Rohlig Australia welcomes new Melbourne Branch Manager

Rohlig Australia welcomes new Melbourne Branch Manager

On the 16th February, Rohlig Australia welcomed new Branch Manager, Ivonne Ranisch to our Melbourne office.

Ivonne joins the team from within Rohlig, having previously held the National Sales Manager position in Sydney where she successfully developed the national sales team, launched sales and marketing initiatives and steered the company towards meeting local and global objectives.

"I am incredibly excited about my new challenge and especially to be driving the launch of the new Truganina Melbourne office and warehouse space. Our new facility is almost 9000 sqm and represents a fantastic opportunity for Rohlig to expand on its current services by offering an interactive new office space, closer to many of our customers, with state of the art warehousing options".

Ivonne has a wealth of local and international experience within freight forwarding and professional qualifications including a Masters of Business Administration (MBA). She is currently completing a Doctorate of Business Administration in International Business Trade/Commerce.

Ivonne’s skills include people development, strong leadership and proven commercial development. Outside of work, she enjoys spending quality time with family, playing sports and travelling.

Hany Amer, Managing Director of Rohlig Australia says, “We are very excited to have Ivonne on board as Melbourne Branch Manager. Her experience and leadership skills will assist in bringing our Melbourne branch to the next level. We look forward to working with Ivonne and utilising her knowledge and industry experience to grow our Melbourne market and launch our new 3PL offering in May this year.”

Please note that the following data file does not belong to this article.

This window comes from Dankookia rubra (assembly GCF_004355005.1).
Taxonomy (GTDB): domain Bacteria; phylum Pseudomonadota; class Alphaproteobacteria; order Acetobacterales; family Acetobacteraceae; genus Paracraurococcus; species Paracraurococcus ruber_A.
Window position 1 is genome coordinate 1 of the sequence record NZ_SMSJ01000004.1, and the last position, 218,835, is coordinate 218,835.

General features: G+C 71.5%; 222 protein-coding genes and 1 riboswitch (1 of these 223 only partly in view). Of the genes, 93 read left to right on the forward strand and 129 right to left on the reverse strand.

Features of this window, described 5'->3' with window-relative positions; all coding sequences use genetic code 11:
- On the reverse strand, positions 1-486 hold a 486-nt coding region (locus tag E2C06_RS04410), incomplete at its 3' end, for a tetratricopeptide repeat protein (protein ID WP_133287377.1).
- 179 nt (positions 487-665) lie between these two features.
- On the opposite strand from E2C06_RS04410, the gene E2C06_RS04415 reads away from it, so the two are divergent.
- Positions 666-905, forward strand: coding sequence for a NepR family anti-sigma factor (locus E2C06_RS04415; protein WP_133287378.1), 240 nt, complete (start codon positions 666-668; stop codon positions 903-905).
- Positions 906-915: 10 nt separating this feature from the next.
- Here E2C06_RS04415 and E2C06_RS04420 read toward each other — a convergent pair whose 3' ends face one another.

Ivonne Ranisch, Melbourne Branch Manager

US Ports easing back into full production

US Ports easing back into full production

After 10 months of negotiations, heavy congestion and slowdowns at West Coast ports, there seems to be light at the end of the tunnel. The first step has been made; the International Longshore and Warehouse Union (ILWU) and the Pacific Maritime Association (PMA) have come to a tentative agreement and developed a new 5-year contract.

Improvements in productivity are being seen across the US West Coast ports with ships being unloaded and containers leaving ports. Even with these improvements in productivity, however, the cargo and vessel backlogs at West Coast ports are expected to take months to clear. The ports and employers predict it could be two to three months before Los Angeles-Long Beach is completely back to normal, although the northern ports could require somewhat less time than that.

In the interim, Rohlig will continue to offer contingency transport measures including shipping from East Coast US ports, AirWave or Air-freight.

Please speak with your local account manager for additional information on schedules and pricing. 

Congestion at Los Angeles port early February

When stink bugs attack!

When stink bugs attack!

The Brown Marmorated Stink Bugs (Halyomorpha halys) have developed some notoriety in the Australian logistics press of late. But what do we know about these little bugs and where did they come from?

The stink bug is native to China, Japan and Taiwan. It was accidentally introduced into the United States, in September 1998. The brown marmorated stink bug is considered an agricultural pest that can cause widespread damage to fruit and vegetable crops.

These little critters have a sneaky ability to hitchhike in vehicles and planes allowing them to spread rapidly to new areas. The gluttonous bugs feed on fruit, leaves and stems, severely disfiguring fruit and rendering it unmarketable. While the bug is not a risk to human health, when disturbed or crushed it emits an unpleasant and long-lasting odour - a defence mechanism meant to prevent it from being eaten by birds and lizards.

The Australian Department of Agriculture considers the stink bugs a biosecurity hazard to the Australian Agriculture Industry and has ordered that cars, boats, parts and machinery be treated by a licensed professional before shipping.